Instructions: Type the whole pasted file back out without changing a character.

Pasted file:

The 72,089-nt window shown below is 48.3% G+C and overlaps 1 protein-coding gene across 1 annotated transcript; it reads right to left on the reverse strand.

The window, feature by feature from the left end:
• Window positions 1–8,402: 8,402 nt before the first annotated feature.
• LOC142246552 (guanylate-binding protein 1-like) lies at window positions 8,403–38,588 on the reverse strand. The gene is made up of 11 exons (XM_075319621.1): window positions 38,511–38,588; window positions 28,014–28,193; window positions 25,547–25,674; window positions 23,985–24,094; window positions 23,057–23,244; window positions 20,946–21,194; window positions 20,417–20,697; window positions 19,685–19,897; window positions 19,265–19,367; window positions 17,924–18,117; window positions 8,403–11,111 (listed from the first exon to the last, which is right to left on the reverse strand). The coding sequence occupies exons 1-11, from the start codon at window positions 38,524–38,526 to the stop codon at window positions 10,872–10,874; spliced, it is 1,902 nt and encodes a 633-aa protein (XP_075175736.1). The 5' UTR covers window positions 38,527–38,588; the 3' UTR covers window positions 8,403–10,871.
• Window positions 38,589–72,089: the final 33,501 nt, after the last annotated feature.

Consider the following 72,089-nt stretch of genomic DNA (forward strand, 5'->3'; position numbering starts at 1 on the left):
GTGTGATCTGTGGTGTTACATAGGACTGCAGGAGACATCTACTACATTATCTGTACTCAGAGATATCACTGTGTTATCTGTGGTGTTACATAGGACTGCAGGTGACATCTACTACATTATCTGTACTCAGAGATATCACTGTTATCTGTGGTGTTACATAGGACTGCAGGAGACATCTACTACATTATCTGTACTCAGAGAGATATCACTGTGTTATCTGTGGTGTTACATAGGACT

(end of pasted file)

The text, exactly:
The 72,089-nt window shown below is 48.3% G+C and overlaps 1 protein-coding gene across 1 annotated transcript; it reads right to left on the reverse strand.

The window, feature by feature from the left end:
• Window positions 1–8,402: 8,402 nt before the first annotated feature.
• LOC142246552 (guanylate-binding protein 1-like) lies at window positions 8,403–38,588 on the reverse strand. The gene is made up of 11 exons (XM_075319621.1): window positions 38,511–38,588; window positions 28,014–28,193; window positions 25,547–25,674; window positions 23,985–24,094; window positions 23,057–23,244; window positions 20,946–21,194; window positions 20,417–20,697; window positions 19,685–19,897; window positions 19,265–19,367; window positions 17,924–18,117; window positions 8,403–11,111 (listed from the first exon to the last, which is right to left on the reverse strand). The coding sequence occupies exons 1-11, from the start codon at window positions 38,524–38,526 to the stop codon at window positions 10,872–10,874; spliced, it is 1,902 nt and encodes a 633-aa protein (XP_075175736.1). The 5' UTR covers window positions 38,527–38,588; the 3' UTR covers window positions 8,403–10,871.
• Window positions 38,589–72,089: the final 33,501 nt, after the last annotated feature.

Consider the following 72,089-nt stretch of genomic DNA (forward strand, 5'->3'; position numbering starts at 1 on the left):
GTGTGATCTGTGGTGTTACATAGGACTGCAGGAGACATCTACTACATTATCTGTACTCAGAGATATCACTGTGTTATCTGTGGTGTTACATAGGACTGCAGGTGACATCTACTACATTATCTGTACTCAGAGATATCACTGTTATCTGTGGTGTTACATAGGACTGCAGGAGACATCTACTACATTATCTGTACTCAGAGAGATATCACTGTGTTATCTGTGGTGTTACATAGGACT